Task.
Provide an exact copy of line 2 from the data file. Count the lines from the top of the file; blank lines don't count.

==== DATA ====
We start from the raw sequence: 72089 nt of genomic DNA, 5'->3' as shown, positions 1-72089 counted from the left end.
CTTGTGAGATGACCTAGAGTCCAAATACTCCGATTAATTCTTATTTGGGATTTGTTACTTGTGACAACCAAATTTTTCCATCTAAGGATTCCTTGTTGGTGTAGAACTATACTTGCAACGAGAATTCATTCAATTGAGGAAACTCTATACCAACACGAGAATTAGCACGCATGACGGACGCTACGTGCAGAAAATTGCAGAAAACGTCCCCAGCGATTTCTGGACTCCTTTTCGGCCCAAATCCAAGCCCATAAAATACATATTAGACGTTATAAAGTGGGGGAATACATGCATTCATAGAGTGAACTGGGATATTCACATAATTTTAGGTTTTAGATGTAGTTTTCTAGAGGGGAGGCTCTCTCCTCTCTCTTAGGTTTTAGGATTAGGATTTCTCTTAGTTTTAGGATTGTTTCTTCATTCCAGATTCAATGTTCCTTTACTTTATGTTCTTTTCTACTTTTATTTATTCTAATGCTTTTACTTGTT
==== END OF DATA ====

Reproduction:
CTTGTGAGATGACCTAGAGTCCAAATACTCCGATTAATTCTTATTTGGGATTTGTTACTTGTGACAACCAAATTTTTCCATCTAAGGATTCCTTGTTGGTGTAGAACTATACTTGCAACGAGAATTCATTCAATTGAGGAAACTCTATACCAACACGAGAATTAGCACGCATGACGGACGCTACGTGCAGAAAATTGCAGAAAACGTCCCCAGCGATTTCTGGACTCCTTTTCGGCCCAAATCCAAGCCCATAAAATACATATTAGACGTTATAAAGTGGGGGAATACATGCATTCATAGAGTGAACTGGGATATTCACATAATTTTAGGTTTTAGATGTAGTTTTCTAGAGGGGAGGCTCTCTCCTCTCTCTTAGGTTTTAGGATTAGGATTTCTCTTAGTTTTAGGATTGTTTCTTCATTCCAGATTCAATGTTCCTTTACTTTATGTTCTTTTCTACTTTTATTTATTCTAATGCTTTTACTTGTT